The academic discourse that deals with feminism and Islam makes some people cautious given the inherent double standards or oxymoronic nature of the combination of the following terms: “feminism” and “Islam”. Hence questions arise
as to whether it is worthwhile for women to study Islam from a women’s issues perspective, or whether the religious monotheistic tradition and the patriarchal system it entails can coexist with the feminist standpoint. Do feminist Muslim women actually exist? Is Islamic feminism just “a trend” since Islamic discourse is en vogue and is widely discussed and dissected?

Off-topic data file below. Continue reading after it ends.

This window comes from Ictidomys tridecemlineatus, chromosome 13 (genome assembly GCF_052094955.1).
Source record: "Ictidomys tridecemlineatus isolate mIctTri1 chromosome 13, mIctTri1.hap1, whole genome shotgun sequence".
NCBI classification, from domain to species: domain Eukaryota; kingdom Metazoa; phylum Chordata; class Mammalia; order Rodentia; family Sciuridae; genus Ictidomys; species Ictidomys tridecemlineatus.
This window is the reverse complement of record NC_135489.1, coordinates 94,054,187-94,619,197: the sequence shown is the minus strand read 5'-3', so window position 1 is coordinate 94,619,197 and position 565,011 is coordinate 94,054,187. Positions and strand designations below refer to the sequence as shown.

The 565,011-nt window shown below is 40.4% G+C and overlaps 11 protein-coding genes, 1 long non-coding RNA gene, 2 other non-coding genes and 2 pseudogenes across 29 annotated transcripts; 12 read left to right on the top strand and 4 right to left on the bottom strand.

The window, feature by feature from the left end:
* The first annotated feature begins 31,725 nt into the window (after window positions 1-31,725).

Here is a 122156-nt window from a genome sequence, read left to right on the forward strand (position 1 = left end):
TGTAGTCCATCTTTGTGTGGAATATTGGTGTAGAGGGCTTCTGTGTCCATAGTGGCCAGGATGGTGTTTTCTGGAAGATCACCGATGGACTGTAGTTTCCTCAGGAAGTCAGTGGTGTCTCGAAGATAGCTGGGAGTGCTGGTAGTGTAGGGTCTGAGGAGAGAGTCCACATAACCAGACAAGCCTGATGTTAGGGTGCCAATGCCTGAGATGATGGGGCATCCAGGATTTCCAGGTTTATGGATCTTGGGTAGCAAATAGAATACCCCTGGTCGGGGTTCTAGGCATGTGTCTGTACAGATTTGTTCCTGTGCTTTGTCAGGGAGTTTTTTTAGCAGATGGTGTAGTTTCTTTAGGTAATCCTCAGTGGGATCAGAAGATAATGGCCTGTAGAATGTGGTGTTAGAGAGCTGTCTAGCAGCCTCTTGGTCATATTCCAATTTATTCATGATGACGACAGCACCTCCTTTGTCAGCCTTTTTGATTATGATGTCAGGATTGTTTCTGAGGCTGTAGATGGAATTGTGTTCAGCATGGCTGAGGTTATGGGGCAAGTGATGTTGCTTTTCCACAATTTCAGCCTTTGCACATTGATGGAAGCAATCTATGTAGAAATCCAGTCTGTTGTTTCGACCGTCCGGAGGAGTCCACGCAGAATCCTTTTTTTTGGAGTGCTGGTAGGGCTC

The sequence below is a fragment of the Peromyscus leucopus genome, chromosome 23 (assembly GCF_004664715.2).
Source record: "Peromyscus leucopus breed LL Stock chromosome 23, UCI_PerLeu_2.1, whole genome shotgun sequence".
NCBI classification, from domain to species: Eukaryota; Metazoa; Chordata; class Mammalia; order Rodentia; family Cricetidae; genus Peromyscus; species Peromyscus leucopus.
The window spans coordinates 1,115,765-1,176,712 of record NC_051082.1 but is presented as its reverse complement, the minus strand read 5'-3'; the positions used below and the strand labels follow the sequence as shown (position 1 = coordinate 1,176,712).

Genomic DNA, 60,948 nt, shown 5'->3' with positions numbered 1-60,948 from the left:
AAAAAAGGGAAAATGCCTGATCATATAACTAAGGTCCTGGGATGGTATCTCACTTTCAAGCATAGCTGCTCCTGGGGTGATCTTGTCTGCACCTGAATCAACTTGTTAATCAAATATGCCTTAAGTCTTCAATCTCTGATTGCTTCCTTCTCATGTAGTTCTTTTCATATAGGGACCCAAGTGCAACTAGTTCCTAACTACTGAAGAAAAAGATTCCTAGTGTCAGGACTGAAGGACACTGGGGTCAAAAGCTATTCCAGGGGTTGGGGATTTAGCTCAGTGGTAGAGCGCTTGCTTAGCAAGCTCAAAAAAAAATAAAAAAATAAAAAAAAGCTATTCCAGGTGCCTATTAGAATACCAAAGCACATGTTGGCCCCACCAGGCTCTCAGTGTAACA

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Amara, M. (1994, July 31). al-tahrir al-islami lil-mar’a. al-Hayat, p.21
Badran, M. (1995). Feminists, Islam and nation. Princeton: Princeton University Press.
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Mernissi, F. (1991). The veil and the male elite: A feminist interpretation of women’s rights in Islam (M. Jo Lakeland, Trans.). U.S.: Wesley Publishing Company.
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